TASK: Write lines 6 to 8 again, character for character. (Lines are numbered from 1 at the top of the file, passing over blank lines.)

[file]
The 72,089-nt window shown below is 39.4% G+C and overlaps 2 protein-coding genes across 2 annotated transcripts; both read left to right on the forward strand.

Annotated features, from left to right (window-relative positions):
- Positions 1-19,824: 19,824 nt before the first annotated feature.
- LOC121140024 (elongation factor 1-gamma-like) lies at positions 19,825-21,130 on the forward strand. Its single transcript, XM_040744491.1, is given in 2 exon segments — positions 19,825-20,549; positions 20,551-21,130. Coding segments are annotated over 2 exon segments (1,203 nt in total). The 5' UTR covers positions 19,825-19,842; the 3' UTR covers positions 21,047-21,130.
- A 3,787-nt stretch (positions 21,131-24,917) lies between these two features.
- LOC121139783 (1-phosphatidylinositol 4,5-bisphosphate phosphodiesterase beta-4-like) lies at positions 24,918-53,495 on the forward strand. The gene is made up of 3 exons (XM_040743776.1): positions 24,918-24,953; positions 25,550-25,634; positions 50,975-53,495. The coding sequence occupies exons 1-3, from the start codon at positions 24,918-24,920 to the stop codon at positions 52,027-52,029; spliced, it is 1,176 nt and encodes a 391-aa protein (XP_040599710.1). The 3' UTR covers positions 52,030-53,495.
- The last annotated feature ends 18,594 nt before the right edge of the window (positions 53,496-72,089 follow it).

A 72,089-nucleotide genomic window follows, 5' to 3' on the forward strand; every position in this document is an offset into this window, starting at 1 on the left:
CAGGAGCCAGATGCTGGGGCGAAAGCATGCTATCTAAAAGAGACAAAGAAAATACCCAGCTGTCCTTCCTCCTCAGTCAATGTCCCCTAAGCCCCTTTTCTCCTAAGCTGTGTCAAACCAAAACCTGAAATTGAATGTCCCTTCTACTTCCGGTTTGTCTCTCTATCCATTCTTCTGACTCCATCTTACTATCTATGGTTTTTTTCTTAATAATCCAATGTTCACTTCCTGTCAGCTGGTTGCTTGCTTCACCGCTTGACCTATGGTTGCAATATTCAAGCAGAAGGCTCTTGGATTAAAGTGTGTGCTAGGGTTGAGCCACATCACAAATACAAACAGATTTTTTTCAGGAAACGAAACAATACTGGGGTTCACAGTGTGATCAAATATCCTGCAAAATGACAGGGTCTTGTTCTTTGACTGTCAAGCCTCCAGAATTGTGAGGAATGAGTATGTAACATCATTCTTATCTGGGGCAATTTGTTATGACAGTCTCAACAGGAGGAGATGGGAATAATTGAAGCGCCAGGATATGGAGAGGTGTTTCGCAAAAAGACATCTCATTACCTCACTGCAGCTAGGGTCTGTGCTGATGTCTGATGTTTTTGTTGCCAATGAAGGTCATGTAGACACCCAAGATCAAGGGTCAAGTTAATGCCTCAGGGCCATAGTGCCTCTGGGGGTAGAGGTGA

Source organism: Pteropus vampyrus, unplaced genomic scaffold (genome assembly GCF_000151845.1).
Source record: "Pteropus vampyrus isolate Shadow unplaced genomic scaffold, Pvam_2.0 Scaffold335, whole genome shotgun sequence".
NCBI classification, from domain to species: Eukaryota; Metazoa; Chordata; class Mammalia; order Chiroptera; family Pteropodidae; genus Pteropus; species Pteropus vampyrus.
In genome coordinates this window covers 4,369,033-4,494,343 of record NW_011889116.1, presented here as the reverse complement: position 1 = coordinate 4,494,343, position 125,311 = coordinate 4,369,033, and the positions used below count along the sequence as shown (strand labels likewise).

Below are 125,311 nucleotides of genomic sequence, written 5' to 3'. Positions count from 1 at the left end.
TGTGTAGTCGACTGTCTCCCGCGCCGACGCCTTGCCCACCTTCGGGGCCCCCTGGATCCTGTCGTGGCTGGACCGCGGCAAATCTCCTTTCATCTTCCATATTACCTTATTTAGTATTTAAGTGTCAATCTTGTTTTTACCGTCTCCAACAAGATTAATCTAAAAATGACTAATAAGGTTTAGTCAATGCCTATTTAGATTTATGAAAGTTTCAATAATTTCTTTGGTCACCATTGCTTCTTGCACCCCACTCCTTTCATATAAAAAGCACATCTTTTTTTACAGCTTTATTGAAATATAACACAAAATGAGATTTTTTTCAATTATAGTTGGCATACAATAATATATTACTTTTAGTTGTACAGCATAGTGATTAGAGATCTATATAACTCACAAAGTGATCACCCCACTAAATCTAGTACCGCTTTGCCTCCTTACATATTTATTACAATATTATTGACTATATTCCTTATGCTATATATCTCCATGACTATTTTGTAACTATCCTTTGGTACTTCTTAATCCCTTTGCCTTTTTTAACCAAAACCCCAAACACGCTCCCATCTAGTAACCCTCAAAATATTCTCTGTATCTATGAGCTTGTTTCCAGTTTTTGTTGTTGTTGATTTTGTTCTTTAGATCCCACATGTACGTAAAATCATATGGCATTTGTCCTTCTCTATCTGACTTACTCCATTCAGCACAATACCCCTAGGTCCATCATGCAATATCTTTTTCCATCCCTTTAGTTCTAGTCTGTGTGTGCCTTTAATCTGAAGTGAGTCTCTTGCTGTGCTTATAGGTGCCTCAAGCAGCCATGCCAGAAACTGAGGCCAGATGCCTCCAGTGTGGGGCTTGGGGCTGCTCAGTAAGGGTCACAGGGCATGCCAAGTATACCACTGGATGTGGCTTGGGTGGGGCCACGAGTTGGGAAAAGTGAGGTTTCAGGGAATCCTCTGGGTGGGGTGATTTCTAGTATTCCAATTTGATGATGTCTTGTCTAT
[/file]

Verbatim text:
- LOC121139783 (1-phosphatidylinositol 4,5-bisphosphate phosphodiesterase beta-4-like) lies at positions 24,918-53,495 on the forward strand. The gene is made up of 3 exons (XM_040743776.1): positions 24,918-24,953; positions 25,550-25,634; positions 50,975-53,495. The coding sequence occupies exons 1-3, from the start codon at positions 24,918-24,920 to the stop codon at positions 52,027-52,029; spliced, it is 1,176 nt and encodes a 391-aa protein (XP_040599710.1). The 3' UTR covers positions 52,030-53,495.
- The last annotated feature ends 18,594 nt before the right edge of the window (positions 53,496-72,089 follow it).

A 72,089-nucleotide genomic window follows, 5' to 3' on the forward strand; every position in this document is an offset into this window, starting at 1 on the left: